What are Tax Integration Mechanisms?
Tax Integrating is a concept that looks to removing the differences in tax payable because of a choice in business or income earning structure. There are many of these in the Income Tax Act. What they aim to do is integrate the taxes across various structures to make sure that the total tax payable at the end of the day is the same or very similar to the amount that would be due if those structures did not exist.
The most common tax integration mechanism is the dividend tax credit. When a corporation earns income, it has to pay income tax on that income. The rate of income tax is either a low rate for the active business of a CCPC below the threshold or the general rate. Either way, what is left of the income of a corporation to be paid out as dividends to shareholders is money on which some tax has already been paid. When the dividend is then received by shareholders, the amount of the dividend is considered income. If no integration mechanism existed, then the dividend would be taxed again at the shareholder’s marginal rates. The dividend tax credit allows the shareholder to claim a tax credit that about equals the amount of tax paid by the corporation on the amount of dividend paid. It is meant to ensure that the shareholder pays the same amount of tax on the income irrespective of whether it is earned through a corporation or personally.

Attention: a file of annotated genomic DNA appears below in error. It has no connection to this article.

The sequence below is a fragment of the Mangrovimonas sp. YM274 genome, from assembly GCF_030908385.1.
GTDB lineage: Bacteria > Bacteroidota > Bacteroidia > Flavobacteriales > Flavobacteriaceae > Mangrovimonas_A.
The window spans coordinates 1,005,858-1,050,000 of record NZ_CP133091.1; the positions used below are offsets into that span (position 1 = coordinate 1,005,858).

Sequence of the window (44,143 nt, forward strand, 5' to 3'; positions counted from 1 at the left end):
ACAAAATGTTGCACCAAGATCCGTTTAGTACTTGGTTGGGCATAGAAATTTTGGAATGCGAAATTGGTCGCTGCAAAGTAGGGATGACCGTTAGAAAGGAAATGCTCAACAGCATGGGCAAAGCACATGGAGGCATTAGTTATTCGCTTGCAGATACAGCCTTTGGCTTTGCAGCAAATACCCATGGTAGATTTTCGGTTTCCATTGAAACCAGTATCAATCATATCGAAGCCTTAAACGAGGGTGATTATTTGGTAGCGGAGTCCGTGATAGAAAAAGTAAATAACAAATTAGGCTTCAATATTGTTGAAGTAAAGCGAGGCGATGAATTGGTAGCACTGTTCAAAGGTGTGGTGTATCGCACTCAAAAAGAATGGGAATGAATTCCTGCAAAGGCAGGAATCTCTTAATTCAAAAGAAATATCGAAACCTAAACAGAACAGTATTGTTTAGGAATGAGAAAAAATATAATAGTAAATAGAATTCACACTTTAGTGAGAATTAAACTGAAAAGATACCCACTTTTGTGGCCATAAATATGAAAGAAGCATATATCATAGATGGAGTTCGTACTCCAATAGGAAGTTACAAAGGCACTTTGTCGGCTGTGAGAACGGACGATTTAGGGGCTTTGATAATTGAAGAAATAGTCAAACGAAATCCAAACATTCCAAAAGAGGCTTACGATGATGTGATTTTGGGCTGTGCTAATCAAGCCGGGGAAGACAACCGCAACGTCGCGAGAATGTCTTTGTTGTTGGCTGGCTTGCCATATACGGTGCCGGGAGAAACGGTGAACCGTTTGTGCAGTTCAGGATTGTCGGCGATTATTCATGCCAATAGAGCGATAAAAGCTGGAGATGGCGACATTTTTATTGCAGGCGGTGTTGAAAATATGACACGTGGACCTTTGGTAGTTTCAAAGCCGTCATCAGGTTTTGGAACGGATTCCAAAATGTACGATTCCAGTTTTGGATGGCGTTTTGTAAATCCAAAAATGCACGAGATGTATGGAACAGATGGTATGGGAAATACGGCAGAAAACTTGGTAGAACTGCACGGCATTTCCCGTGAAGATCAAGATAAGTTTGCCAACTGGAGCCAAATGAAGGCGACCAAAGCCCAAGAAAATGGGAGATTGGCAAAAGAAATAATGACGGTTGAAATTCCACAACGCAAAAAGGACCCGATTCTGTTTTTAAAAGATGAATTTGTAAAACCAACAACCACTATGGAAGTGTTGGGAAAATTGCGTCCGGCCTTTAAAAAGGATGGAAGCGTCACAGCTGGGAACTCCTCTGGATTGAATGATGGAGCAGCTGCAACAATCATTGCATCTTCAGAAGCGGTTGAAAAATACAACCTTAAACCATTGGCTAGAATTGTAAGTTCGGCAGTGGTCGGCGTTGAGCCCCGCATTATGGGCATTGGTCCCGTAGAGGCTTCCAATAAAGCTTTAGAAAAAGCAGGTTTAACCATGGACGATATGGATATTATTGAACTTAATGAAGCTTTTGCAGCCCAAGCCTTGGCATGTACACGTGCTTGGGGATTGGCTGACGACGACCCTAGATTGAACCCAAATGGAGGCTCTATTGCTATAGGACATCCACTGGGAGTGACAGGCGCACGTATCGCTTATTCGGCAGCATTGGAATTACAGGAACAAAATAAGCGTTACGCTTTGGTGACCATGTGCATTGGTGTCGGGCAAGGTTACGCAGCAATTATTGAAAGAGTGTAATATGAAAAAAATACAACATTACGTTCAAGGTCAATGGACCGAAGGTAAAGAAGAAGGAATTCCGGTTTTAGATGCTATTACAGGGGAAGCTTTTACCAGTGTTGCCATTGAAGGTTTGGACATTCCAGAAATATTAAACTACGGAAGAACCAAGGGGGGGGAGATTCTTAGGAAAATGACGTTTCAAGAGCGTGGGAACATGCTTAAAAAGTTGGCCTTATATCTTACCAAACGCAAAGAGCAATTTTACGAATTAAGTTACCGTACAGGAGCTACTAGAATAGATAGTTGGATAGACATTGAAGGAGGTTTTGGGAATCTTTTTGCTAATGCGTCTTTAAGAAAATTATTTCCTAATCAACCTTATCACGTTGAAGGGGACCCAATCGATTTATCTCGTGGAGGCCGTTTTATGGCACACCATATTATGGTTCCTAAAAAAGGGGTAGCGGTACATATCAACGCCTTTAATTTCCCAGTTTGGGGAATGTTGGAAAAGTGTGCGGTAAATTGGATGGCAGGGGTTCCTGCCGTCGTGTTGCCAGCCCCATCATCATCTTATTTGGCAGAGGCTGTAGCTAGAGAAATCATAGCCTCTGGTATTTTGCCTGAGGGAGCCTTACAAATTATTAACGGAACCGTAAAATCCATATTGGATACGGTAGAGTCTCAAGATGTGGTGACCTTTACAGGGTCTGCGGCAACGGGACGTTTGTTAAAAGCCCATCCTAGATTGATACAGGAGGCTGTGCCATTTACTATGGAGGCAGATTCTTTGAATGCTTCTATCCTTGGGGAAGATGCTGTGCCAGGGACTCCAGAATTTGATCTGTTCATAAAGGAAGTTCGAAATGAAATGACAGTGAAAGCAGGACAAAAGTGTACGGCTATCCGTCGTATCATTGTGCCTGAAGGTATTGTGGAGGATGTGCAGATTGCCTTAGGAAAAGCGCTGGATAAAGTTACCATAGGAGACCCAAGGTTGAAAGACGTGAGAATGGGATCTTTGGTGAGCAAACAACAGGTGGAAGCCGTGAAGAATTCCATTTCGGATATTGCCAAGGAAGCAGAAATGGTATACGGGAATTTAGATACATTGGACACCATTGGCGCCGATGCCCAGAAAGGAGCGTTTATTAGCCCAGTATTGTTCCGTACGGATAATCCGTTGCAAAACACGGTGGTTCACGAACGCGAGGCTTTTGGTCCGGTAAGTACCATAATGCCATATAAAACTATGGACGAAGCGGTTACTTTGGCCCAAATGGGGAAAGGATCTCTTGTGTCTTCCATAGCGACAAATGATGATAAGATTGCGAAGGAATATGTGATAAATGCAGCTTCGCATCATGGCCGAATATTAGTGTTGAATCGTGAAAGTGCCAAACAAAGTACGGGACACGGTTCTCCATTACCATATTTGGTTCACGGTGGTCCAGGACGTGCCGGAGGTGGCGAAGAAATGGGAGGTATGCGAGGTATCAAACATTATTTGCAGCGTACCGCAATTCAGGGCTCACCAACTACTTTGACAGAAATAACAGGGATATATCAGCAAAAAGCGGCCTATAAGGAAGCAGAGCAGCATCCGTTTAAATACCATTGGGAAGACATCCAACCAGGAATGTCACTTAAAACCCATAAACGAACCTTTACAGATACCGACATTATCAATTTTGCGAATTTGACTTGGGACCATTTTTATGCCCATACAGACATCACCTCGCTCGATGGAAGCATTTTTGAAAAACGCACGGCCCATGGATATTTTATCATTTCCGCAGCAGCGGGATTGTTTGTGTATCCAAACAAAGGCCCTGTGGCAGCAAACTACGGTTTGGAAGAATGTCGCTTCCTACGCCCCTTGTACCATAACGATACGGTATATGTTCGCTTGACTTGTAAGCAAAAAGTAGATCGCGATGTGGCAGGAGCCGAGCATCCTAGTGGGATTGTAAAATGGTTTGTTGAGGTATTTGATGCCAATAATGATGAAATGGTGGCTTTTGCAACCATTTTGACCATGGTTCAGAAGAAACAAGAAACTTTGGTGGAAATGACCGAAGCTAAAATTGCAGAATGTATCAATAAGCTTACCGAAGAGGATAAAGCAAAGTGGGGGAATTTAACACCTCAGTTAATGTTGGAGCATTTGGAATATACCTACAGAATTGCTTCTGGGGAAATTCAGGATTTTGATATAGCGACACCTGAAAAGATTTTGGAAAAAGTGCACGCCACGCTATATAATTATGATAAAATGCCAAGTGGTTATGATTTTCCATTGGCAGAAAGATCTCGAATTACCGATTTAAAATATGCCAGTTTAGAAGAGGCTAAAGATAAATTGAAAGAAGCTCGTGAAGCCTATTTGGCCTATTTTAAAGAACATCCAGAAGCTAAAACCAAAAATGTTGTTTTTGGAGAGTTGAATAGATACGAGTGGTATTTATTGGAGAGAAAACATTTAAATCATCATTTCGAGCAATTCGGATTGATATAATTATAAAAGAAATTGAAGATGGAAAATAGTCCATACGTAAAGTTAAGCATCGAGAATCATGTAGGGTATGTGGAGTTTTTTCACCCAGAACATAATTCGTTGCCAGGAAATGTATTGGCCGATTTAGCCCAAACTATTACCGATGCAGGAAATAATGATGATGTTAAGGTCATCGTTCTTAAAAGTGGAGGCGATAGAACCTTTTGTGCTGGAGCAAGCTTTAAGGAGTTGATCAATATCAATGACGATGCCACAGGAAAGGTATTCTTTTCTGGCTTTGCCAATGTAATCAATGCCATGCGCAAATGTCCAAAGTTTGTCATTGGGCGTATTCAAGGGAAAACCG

Another integration mechanism is the Refundable Dividend On Hand mechanism discussed on our article HERE. The integration in this case increases the tax payable by a corporation on passive income dividends and then refunds it when the dividend is ultimately paid to an individual, so that the tax payable on the dividend each year is the same or more than the tax payable by an individual receiving the same dividend.
Integration mechanisms are meant to help make the tax system neutral to methods of structuring income earning activity.